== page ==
Since moving to GiantU, I've been able to help out with the ASM Teacher Camp program. This year, due to scheduled server outages, I was able to help for a larger portion of the week. The program combines time in the classroom with time in the lab. One of the things I noticed this year was the emphasis on how to bring these new concepts to class for as little money as possible.
Many of these teachers, after replacing broken glassware, getting safety gear, and ordering basics, have roughly 1$ per student left to bring demos into class. The equipment budget of a single graduate student in my department pretty much dwarfs their annual budget for 100+ kids. These teachers are amazingly resourceful with what limited money they have. There are apparently hundreds of things you can do with a 3$ box of borax.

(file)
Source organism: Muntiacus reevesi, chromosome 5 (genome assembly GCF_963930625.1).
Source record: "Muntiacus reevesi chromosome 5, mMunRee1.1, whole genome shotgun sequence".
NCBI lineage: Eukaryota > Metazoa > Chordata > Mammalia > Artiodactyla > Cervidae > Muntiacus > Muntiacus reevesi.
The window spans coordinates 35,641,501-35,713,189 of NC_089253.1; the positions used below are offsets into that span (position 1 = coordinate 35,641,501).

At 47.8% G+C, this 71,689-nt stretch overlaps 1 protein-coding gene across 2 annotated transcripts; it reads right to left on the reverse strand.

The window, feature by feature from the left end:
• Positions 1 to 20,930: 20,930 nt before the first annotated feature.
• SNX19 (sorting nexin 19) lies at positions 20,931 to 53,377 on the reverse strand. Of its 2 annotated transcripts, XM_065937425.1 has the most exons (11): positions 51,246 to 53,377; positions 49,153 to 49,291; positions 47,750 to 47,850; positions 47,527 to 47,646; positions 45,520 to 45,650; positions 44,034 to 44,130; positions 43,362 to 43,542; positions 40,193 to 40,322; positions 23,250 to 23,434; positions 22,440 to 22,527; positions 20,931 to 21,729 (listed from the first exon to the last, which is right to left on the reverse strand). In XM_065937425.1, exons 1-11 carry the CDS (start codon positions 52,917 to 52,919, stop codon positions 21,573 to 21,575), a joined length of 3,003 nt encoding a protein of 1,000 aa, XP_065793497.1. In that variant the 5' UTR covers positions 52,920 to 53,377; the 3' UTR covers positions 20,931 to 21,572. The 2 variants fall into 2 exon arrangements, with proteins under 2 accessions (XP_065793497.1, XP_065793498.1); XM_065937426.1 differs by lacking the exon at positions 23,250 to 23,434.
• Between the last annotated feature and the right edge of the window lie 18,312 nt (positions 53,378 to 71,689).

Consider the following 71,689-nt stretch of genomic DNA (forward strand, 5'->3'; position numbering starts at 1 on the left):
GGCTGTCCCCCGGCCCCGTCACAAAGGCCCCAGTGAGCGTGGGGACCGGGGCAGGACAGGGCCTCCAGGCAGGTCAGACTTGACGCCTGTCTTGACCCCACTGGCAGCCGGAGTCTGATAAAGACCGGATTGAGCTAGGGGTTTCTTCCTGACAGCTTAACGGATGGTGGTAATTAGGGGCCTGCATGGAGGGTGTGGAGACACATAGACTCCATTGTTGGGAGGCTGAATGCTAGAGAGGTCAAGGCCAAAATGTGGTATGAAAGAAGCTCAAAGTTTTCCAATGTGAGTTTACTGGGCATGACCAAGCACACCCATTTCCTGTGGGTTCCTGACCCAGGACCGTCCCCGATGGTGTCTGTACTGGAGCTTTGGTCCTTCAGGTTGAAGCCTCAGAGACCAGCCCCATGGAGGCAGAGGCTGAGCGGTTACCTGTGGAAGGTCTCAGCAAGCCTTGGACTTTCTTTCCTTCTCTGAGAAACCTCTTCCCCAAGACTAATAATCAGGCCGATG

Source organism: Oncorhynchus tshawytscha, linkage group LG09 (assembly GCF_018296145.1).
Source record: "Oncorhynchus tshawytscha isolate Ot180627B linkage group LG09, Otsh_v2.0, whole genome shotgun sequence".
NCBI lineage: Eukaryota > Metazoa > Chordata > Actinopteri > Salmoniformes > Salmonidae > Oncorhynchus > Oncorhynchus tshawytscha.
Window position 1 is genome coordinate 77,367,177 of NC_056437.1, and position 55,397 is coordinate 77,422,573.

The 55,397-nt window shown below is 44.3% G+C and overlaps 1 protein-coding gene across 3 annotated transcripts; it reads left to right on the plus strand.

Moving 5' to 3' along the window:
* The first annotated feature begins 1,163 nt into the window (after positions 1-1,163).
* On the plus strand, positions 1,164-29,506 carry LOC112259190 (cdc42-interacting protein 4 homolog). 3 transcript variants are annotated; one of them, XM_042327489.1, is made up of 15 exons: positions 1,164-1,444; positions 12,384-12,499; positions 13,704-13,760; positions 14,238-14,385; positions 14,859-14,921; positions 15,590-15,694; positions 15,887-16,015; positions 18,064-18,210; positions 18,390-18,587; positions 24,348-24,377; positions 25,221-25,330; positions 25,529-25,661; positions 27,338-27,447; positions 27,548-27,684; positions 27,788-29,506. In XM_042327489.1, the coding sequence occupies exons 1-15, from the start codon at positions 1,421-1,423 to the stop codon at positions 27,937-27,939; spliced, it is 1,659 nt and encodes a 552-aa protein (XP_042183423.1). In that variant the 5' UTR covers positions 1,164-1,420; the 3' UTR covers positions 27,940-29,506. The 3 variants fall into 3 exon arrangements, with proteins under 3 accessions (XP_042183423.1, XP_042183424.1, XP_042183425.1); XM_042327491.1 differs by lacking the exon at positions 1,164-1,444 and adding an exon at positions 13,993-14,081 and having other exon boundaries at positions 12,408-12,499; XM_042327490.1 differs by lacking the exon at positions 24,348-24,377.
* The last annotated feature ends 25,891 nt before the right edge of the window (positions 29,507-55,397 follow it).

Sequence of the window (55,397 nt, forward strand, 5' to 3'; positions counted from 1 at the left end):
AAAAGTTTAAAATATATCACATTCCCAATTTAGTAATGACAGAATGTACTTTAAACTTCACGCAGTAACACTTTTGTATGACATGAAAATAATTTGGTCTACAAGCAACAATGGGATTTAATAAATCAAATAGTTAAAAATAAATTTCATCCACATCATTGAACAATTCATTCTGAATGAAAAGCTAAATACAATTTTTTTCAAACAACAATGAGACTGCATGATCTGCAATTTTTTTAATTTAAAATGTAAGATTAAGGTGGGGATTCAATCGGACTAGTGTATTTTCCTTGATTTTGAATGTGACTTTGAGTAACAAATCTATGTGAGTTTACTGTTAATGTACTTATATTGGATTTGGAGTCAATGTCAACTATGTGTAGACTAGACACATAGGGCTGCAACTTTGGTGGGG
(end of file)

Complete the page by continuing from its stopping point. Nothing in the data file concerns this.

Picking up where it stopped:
This program receives lots of donations from companies, and at the end of the week, the teachers get a goody bag with all sorts of supplies to do these demos, and lists of the cheapest places to find supplies. For some of them, this bag is what makes it possible to bring what they've learned at camp back to their classes at all. Even so, limited supplies mean students will only be able to watch, not do.
So if we really want to get more kids interested in the STEM fields, let's start with giving their teachers a fighting chance. Programs like Donors Choose are a way to reach out to specific classrooms. But if wonks in Washington are really serious about getting more young people interested in science, give their science teachers a fighting chance, and a budget to buy enough supplies for hands-on experiments, not just a few demonstrations.